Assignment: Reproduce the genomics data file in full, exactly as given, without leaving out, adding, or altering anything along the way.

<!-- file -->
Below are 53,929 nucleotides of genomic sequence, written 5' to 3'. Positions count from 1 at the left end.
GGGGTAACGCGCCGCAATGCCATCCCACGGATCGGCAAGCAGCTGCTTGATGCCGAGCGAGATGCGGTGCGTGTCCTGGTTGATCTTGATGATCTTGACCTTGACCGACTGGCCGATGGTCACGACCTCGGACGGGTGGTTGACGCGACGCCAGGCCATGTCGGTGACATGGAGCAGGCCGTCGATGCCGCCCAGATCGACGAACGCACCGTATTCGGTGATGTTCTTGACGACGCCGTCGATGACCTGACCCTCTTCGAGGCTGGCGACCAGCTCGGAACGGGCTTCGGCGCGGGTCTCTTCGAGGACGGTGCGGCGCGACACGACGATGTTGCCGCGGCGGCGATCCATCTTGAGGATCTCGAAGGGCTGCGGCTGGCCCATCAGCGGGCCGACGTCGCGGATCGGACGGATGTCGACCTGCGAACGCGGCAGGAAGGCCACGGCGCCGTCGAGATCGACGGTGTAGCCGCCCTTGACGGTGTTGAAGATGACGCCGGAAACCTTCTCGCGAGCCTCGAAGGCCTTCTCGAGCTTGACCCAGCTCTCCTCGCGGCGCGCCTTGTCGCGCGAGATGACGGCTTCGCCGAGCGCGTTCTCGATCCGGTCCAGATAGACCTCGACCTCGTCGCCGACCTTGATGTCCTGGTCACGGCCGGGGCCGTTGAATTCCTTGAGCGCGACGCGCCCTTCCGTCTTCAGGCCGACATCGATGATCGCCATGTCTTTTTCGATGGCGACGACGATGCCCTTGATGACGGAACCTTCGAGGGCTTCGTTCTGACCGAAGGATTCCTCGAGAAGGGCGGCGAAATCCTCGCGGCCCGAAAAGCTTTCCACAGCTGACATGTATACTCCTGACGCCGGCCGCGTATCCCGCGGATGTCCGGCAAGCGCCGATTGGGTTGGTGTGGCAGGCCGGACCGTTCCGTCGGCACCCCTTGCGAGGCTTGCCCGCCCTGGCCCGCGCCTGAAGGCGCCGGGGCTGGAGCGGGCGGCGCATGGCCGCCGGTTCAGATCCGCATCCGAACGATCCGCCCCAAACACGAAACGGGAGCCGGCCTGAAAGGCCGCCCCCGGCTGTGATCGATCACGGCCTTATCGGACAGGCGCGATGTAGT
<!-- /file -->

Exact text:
Below are 53,929 nucleotides of genomic sequence, written 5' to 3'. Positions count from 1 at the left end.
GGGGTAACGCGCCGCAATGCCATCCCACGGATCGGCAAGCAGCTGCTTGATGCCGAGCGAGATGCGGTGCGTGTCCTGGTTGATCTTGATGATCTTGACCTTGACCGACTGGCCGATGGTCACGACCTCGGACGGGTGGTTGACGCGACGCCAGGCCATGTCGGTGACATGGAGCAGGCCGTCGATGCCGCCCAGATCGACGAACGCACCGTATTCGGTGATGTTCTTGACGACGCCGTCGATGACCTGACCCTCTTCGAGGCTGGCGACCAGCTCGGAACGGGCTTCGGCGCGGGTCTCTTCGAGGACGGTGCGGCGCGACACGACGATGTTGCCGCGGCGGCGATCCATCTTGAGGATCTCGAAGGGCTGCGGCTGGCCCATCAGCGGGCCGACGTCGCGGATCGGACGGATGTCGACCTGCGAACGCGGCAGGAAGGCCACGGCGCCGTCGAGATCGACGGTGTAGCCGCCCTTGACGGTGTTGAAGATGACGCCGGAAACCTTCTCGCGAGCCTCGAAGGCCTTCTCGAGCTTGACCCAGCTCTCCTCGCGGCGCGCCTTGTCGCGCGAGATGACGGCTTCGCCGAGCGCGTTCTCGATCCGGTCCAGATAGACCTCGACCTCGTCGCCGACCTTGATGTCCTGGTCACGGCCGGGGCCGTTGAATTCCTTGAGCGCGACGCGCCCTTCCGTCTTCAGGCCGACATCGATGATCGCCATGTCTTTTTCGATGGCGACGACGATGCCCTTGATGACGGAACCTTCGAGGGCTTCGTTCTGACCGAAGGATTCCTCGAGAAGGGCGGCGAAATCCTCGCGGCCCGAAAAGCTTTCCACAGCTGACATGTATACTCCTGACGCCGGCCGCGTATCCCGCGGATGTCCGGCAAGCGCCGATTGGGTTGGTGTGGCAGGCCGGACCGTTCCGTCGGCACCCCTTGCGAGGCTTGCCCGCCCTGGCCCGCGCCTGAAGGCGCCGGGGCTGGAGCGGGCGGCGCATGGCCGCCGGTTCAGATCCGCATCCGAACGATCCGCCCCAAACACGAAACGGGAGCCGGCCTGAAAGGCCGCCCCCGGCTGTGATCGATCACGGCCTTATCGGACAGGCGCGATGTAGT